Alcoholism in Elizabethan England

by Kady Mccoy


In Shakespeare’s The Tempest, as well as the in- class play that my group performed, one of the main themes is alcoholism. This is an important theme with direct correlation to Caliban. In modern times, alcohol is far from rare and can be seen in movies, plays, and on every form of social media, but I wanted to research how it was viewed in Elizabethan times when this play was originally written and performed.

Binge- drinking is not only a problem that modern times face, but was actually a problem that Elizabethan England had to deal with (Gye). It has been said that people consumed beer much more than water because it was seen as being cleaner and free of disease and it was also seen as being a gift from God (Gye). Even today in church wine (a form of alcohol) is used as the blood of Christ and is consumed in a religious matter. Drinking beer for breakfast was not uncommon, nor was it uncommon for children to also consume alcohol (Gye). Due to this, the consumption rates of alcohol – particularly beer or ale- was considerably high (Hanson). This overconsumption became a problem and the alcohol abuse was so widespread that under the reign of Edward VI, alehouses were required to have licenses in 1552 (Gye). When people were caught being too drunk in public, they were forced to be publically humiliated. “Drunkards” were put into the stocks or forced to wear hallowed- out beer barrels as a couple of the possible punishments, and these people were usually members of the lower social class (Gye).

In the play, we see characters Stefano and Trinculo give alcohol to Caliban for the first time. Caliban, almost immediately, becomes this drunken fool and is made fun of by Trinculo. Mind you, Caliban is the native of the island and is slave to Prospero, meaning that he is of the lowest social class and is humiliated by Trinculo almost the whole time they are together. Earlier in the play, Caliban is introduced and as he enters, shows great resistance to Prospero and embodies a hate towards him for enslaving him on his own island. This is contrasted when Stefano and Trinculo arrive and give him alcohol because Caliban willingly verbally enslaves himself to Stefano. According to O’Toole’s analysis of Caliban’s character, he says that Caliban is “incapable of autonomy.” After Caliban receives some of Stefano’s “celestial liquor” he bows to Stefano and refers to him as “king,” “master,” and “god,” instead of begging for freedom. This sentiment allows the reader or audience of the play to see Caliban as a very low and pathetic character leading to their possible empathy for him.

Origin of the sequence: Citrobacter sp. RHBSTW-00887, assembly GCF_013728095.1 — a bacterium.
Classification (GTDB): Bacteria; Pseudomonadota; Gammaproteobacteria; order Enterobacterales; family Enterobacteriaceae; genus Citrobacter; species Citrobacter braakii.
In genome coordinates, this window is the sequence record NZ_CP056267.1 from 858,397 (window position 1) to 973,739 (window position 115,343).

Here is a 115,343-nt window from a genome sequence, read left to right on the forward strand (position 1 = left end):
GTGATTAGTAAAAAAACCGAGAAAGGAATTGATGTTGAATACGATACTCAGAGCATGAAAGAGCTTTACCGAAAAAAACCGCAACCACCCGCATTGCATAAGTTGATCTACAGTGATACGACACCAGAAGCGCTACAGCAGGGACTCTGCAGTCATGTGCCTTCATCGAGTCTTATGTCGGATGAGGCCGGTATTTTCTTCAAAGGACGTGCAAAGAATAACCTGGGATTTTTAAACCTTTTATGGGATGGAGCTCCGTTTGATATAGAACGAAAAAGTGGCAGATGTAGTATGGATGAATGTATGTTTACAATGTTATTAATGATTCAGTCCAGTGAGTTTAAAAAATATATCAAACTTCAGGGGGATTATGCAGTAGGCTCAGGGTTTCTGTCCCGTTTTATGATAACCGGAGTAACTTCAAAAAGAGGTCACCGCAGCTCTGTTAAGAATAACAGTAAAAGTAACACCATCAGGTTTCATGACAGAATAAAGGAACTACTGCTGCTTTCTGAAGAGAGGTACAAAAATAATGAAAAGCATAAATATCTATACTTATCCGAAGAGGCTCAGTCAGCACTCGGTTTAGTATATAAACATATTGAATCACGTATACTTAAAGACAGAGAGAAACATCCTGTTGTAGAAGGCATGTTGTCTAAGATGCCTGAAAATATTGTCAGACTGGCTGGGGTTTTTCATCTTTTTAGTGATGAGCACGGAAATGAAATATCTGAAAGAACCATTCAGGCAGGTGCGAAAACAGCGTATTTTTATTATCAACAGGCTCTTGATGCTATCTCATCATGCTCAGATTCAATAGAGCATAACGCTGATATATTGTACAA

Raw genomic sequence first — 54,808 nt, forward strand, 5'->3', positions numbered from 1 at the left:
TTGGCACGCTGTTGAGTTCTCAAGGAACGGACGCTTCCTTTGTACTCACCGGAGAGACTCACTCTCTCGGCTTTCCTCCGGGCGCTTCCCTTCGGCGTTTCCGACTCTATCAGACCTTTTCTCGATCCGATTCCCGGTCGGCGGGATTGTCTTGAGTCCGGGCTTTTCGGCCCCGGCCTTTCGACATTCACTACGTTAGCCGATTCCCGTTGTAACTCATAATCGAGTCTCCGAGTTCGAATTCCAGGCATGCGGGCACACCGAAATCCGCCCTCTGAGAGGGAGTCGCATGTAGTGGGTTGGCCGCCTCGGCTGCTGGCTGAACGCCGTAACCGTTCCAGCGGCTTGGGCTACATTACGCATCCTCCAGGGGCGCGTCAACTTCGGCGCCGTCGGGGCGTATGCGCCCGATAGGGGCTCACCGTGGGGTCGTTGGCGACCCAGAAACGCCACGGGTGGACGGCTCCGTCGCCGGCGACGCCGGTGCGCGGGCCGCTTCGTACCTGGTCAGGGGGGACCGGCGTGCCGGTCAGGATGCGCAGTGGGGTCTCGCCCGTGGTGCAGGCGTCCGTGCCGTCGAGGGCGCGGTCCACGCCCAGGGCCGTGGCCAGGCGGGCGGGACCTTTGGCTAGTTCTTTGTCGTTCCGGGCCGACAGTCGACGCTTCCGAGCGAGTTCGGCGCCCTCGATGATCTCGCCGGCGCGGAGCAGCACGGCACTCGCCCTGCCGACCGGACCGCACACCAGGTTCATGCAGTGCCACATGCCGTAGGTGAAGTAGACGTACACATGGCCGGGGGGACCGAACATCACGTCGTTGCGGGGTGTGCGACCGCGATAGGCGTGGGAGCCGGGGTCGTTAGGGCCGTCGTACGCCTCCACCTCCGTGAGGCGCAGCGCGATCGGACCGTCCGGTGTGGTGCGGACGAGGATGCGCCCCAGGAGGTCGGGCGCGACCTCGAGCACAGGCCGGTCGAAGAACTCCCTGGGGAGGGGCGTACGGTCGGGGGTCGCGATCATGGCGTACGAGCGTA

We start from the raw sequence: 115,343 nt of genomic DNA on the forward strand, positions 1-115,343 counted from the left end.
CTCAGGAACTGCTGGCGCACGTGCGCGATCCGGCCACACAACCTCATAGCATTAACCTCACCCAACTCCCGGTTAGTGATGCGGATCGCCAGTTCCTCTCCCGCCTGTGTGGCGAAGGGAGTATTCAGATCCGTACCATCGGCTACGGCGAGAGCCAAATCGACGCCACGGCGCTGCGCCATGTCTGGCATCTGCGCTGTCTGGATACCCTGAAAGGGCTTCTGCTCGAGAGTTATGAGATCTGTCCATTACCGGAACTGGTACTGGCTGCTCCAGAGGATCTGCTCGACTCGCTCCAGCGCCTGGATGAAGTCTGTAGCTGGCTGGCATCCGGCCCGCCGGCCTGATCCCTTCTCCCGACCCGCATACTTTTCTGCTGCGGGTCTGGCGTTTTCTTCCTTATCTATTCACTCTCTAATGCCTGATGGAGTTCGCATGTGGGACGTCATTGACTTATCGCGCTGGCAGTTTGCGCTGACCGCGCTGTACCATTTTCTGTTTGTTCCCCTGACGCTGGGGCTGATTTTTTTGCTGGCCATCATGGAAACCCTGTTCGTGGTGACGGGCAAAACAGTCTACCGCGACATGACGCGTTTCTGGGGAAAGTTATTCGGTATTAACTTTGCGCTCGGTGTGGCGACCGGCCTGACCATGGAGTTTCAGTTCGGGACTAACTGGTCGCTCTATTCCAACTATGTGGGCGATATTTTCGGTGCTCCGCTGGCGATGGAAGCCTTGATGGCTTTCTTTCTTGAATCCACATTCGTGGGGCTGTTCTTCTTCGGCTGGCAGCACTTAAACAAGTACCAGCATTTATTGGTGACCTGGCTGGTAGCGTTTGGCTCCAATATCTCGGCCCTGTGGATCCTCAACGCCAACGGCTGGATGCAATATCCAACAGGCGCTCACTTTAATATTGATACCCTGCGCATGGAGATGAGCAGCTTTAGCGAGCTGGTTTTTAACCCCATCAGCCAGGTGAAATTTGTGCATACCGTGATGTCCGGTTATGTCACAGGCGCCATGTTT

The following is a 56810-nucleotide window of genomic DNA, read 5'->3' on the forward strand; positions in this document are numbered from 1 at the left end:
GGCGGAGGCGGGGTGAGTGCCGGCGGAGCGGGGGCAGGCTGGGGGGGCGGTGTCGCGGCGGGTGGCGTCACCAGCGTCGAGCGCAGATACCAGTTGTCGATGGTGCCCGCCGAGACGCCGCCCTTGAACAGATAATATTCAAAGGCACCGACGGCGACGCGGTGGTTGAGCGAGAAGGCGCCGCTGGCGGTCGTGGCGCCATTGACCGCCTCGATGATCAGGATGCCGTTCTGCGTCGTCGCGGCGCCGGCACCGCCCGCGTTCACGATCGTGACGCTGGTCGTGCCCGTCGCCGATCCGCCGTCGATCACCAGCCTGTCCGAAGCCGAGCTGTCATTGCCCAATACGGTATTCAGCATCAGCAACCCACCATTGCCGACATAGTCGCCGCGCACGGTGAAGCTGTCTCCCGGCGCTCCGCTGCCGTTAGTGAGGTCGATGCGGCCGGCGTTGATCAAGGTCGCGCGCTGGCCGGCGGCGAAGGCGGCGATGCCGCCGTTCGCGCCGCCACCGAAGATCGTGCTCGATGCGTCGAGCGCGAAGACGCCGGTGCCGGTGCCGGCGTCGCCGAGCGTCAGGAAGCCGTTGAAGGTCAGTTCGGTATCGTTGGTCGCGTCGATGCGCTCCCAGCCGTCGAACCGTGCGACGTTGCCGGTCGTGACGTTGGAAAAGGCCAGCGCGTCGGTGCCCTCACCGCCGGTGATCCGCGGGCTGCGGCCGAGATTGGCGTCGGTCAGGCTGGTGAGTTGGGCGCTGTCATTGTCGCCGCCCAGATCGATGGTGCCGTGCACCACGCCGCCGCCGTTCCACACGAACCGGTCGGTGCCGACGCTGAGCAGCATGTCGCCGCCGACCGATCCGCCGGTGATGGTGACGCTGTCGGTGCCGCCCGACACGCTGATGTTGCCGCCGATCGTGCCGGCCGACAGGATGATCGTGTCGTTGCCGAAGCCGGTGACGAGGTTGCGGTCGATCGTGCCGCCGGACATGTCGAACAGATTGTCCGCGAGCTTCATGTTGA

Another theme that can be linked to Caliban is colonialism. As Sally Shader says in her scholarly article, “linking Caliban to Native Americans is nothing new… Caliban’s drunken actions… only highlight the negative role that alcohol has played in the Native American community” (24). While my other group member will be looking more closely at the colonialism aspect of the play, it is important to see the link between that theme and the way alcohol contributed to the negative light that Natives were seen in. It can be said that while Caliban and the Native Americans experienced fear and uncertainty due to the new inhabitants of their land, they used alcohol to cope with their feelings and the intruders (Shader, 28).

While alcohol and the use of it is sometimes underrated and not focused on, it is an important issue and theme to learn about and focus on in relation to The Tempest. Caliban’s character may be seen as minor, but that does not diminish his extreme importance within this play and his direct correlation to alcohol and the consumption of it.



Gye, Hugo. “Binge Drink (16th century) Britain! How the Tudors were worried by alcohol- related violence…” Daily Mail Online. Associated Newspapers, 30 April 2013, Accessed 13 November 2016.

Hanson, David J. Ph.D. “Alcohol During the Renaissance: 15th and 16th Centuries.” Alcohol Problems & Solutions, 18 October 2016, Accessed 13 November 2016.

O’Toole, Michael. “Shakespeare’s Natives: Ariel and Caliban in The Tempest.” Columbia University in the City of New York, Accessed 14 November 2016

Shader, Sally. “The liquor is not earthly”: The Tempest and the Downfall of Native Americans.” The Oswald Review: An International Journal of Undergraduate Research and Criticism in the Discipline of English, vol. 11, no. 1, 1 Jan 2009, Accessed 20 November 2016.